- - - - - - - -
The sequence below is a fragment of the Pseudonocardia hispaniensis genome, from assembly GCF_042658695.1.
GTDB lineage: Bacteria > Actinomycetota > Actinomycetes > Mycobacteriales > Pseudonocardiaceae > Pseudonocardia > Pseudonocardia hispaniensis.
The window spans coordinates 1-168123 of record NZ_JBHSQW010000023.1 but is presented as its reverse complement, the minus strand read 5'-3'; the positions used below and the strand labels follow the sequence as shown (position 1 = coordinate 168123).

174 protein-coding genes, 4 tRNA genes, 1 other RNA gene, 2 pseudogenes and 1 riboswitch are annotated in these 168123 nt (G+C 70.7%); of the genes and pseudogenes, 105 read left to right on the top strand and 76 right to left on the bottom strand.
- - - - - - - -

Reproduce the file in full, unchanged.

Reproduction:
The sequence below is a fragment of the Pseudonocardia hispaniensis genome, from assembly GCF_042658695.1.
GTDB lineage: Bacteria > Actinomycetota > Actinomycetes > Mycobacteriales > Pseudonocardiaceae > Pseudonocardia > Pseudonocardia hispaniensis.
The window spans coordinates 1-168123 of record NZ_JBHSQW010000023.1 but is presented as its reverse complement, the minus strand read 5'-3'; the positions used below and the strand labels follow the sequence as shown (position 1 = coordinate 168123).

174 protein-coding genes, 4 tRNA genes, 1 other RNA gene, 2 pseudogenes and 1 riboswitch are annotated in these 168123 nt (G+C 70.7%); of the genes and pseudogenes, 105 read left to right on the top strand and 76 right to left on the bottom strand.